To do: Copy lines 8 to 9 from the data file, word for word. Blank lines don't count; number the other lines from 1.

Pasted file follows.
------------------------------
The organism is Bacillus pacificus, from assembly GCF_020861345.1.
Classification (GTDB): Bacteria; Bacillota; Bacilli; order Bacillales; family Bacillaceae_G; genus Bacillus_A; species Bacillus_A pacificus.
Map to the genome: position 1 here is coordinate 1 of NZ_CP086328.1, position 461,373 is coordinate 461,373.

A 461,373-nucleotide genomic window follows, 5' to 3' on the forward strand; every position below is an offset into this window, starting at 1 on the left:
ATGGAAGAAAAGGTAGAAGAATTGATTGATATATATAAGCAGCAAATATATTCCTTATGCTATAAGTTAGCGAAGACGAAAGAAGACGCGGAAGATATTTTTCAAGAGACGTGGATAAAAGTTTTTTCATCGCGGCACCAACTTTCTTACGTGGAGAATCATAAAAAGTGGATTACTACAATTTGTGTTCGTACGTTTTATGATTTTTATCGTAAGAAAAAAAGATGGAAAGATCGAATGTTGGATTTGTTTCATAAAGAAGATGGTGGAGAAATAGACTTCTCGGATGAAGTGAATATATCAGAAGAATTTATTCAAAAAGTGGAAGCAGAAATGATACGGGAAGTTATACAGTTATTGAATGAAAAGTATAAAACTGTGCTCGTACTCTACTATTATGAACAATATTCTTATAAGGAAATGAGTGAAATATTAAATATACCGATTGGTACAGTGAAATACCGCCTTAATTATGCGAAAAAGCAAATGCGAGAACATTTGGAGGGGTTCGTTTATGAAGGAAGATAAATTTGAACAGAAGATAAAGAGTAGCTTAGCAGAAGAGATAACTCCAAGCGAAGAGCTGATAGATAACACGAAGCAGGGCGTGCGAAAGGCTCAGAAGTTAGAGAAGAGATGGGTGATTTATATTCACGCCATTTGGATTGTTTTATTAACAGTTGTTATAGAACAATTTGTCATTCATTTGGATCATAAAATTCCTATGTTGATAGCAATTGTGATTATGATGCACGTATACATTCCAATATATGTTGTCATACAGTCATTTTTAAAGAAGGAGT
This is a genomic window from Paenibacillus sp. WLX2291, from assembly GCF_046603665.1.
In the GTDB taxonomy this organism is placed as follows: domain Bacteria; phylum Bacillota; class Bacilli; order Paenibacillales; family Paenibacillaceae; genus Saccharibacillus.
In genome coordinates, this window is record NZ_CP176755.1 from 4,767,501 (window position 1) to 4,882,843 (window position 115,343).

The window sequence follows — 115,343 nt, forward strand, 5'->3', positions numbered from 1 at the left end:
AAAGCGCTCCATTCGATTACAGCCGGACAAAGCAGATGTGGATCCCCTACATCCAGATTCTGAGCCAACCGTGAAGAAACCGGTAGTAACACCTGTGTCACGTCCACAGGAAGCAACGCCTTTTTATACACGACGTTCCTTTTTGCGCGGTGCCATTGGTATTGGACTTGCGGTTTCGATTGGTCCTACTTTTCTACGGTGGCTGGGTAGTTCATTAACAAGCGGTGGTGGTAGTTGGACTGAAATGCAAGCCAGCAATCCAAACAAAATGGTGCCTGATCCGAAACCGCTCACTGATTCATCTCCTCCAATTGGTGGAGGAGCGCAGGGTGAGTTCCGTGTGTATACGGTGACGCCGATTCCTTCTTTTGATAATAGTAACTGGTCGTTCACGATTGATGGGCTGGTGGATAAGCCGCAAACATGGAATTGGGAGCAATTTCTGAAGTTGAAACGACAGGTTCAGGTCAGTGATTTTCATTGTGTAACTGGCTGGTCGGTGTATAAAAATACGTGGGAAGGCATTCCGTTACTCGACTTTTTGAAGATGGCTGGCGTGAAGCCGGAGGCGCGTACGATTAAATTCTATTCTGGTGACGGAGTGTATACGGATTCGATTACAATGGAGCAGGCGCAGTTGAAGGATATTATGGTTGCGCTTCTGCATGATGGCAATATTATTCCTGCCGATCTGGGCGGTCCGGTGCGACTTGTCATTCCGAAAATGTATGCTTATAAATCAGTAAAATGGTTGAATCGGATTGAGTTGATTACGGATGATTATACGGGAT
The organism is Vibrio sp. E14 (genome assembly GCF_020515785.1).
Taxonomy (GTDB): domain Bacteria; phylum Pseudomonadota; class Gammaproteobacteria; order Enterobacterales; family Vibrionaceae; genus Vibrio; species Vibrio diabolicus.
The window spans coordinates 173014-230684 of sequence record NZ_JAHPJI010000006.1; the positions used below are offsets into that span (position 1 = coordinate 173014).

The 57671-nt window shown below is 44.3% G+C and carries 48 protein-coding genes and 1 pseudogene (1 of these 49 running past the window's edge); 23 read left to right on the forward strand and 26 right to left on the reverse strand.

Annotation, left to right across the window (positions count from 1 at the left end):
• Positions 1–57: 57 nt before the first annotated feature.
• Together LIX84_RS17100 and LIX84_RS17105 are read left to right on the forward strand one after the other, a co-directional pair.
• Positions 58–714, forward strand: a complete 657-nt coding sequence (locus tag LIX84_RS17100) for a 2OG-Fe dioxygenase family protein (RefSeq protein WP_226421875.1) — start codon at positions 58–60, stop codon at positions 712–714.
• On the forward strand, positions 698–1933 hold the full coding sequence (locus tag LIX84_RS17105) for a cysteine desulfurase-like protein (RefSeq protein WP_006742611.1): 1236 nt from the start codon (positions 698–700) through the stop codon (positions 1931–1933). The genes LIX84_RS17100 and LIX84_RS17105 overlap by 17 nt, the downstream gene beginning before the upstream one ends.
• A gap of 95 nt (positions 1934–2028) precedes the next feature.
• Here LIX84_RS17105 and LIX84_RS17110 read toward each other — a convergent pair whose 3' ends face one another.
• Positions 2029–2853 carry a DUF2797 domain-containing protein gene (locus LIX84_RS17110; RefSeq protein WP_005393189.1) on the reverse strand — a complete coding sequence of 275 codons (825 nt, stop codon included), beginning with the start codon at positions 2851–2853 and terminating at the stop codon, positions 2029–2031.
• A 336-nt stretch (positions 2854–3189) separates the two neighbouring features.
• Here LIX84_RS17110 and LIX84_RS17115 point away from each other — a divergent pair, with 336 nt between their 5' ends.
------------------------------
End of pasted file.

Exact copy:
In genome coordinates, this window is record NZ_CP176755.1 from 4,767,501 (window position 1) to 4,882,843 (window position 115,343).

The window sequence follows — 115,343 nt, forward strand, 5'->3', positions numbered from 1 at the left end: